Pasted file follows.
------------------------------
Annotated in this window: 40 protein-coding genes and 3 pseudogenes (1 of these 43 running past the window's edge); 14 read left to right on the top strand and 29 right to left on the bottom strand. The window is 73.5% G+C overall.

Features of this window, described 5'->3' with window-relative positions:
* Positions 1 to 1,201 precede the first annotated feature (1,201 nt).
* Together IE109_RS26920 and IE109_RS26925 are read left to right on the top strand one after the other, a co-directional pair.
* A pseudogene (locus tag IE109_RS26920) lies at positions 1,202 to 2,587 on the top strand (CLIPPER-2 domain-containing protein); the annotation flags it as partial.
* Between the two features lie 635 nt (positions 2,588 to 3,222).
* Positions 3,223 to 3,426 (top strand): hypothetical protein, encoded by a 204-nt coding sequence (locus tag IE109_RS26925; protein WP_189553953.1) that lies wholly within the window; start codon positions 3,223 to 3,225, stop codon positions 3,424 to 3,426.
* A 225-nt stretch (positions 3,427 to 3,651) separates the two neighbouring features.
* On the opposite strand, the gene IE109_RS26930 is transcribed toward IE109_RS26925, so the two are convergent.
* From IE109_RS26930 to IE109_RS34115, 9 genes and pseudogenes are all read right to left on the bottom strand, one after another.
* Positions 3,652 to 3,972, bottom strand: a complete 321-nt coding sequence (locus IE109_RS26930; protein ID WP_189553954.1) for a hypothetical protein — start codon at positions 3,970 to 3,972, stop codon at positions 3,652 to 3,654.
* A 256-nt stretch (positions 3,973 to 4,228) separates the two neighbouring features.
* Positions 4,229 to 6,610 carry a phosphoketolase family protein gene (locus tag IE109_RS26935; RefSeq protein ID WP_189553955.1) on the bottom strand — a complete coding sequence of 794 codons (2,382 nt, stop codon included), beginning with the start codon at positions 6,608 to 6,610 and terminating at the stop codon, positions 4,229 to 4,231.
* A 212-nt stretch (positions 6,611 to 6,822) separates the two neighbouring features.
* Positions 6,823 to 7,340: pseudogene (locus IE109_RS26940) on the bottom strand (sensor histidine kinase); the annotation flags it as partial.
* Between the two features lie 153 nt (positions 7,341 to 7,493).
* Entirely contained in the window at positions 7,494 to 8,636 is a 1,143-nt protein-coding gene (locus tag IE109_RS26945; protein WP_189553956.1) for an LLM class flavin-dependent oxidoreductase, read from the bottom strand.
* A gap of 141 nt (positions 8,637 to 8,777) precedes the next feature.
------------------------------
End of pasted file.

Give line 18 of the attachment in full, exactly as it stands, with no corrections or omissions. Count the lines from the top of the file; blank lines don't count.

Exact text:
* A gap of 141 nt (positions 8,637 to 8,777) precedes the next feature.